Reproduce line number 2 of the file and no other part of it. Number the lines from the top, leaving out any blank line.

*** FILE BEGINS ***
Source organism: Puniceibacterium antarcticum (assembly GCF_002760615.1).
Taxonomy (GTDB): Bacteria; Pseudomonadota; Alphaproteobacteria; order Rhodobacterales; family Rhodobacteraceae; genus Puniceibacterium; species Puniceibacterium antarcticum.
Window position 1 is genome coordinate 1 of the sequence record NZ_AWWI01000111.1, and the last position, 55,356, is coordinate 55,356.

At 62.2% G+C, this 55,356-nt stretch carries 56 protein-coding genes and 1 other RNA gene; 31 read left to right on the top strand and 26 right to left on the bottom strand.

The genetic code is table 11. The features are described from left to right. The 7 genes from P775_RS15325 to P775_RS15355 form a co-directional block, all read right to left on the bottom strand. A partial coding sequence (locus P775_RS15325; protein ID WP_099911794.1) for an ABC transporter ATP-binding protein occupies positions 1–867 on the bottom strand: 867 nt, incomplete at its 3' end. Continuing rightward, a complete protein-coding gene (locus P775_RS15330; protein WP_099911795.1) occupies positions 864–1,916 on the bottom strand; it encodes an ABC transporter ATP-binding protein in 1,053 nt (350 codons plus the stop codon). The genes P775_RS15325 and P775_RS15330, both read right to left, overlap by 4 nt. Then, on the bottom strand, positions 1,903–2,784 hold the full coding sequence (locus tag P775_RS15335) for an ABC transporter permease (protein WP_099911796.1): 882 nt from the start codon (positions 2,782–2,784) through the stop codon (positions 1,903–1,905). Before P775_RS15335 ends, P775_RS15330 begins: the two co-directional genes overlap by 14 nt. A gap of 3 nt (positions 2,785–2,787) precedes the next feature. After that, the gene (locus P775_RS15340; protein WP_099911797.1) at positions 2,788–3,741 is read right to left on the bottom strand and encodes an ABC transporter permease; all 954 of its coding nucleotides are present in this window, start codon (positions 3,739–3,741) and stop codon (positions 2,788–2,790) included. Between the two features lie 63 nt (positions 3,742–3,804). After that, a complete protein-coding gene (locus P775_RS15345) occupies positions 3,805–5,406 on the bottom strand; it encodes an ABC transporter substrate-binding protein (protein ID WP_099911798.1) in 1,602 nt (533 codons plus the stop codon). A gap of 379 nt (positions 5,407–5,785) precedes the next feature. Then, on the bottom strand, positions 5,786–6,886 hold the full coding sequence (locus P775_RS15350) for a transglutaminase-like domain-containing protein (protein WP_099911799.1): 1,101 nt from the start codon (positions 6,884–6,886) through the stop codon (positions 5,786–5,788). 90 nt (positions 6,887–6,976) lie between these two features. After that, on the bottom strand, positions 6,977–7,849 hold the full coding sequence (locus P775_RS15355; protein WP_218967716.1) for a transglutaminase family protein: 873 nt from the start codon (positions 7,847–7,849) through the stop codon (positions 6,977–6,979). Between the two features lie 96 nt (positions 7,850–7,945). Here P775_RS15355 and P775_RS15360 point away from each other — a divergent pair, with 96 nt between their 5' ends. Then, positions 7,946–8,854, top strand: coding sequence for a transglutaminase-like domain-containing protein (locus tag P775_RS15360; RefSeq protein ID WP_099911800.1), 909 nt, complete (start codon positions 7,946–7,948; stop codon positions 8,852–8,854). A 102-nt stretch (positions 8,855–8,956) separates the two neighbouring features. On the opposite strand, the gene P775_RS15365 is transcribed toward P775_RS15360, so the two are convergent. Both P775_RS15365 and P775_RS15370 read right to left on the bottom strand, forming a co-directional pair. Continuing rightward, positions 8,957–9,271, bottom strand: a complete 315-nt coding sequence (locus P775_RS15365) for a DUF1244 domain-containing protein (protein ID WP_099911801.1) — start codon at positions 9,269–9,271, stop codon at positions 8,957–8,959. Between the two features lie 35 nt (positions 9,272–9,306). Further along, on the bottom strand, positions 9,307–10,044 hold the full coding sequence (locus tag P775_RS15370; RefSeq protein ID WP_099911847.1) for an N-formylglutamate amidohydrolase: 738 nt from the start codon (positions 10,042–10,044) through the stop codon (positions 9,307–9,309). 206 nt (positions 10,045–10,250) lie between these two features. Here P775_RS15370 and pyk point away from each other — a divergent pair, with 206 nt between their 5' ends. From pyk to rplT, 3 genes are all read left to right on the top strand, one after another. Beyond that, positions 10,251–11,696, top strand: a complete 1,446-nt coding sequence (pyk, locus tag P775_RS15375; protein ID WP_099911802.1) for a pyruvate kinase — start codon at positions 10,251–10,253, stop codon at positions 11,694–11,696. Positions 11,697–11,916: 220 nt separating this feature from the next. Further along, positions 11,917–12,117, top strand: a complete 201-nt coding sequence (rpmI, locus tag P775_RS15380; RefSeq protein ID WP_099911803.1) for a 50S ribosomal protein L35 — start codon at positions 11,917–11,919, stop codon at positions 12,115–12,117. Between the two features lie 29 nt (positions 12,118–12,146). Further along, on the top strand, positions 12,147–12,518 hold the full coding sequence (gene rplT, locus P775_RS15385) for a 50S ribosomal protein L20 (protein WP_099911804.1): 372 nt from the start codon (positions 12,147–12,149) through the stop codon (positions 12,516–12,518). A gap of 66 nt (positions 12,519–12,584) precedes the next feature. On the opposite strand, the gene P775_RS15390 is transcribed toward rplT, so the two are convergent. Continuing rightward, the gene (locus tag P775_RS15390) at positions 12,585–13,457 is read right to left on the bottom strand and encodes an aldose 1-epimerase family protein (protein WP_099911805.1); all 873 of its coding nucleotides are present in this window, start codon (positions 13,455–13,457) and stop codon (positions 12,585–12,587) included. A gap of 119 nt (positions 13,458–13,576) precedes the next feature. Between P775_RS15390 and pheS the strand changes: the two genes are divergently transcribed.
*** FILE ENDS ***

Taxonomy (GTDB): Bacteria; Pseudomonadota; Alphaproteobacteria; order Rhodobacterales; family Rhodobacteraceae; genus Puniceibacterium; species Puniceibacterium antarcticum.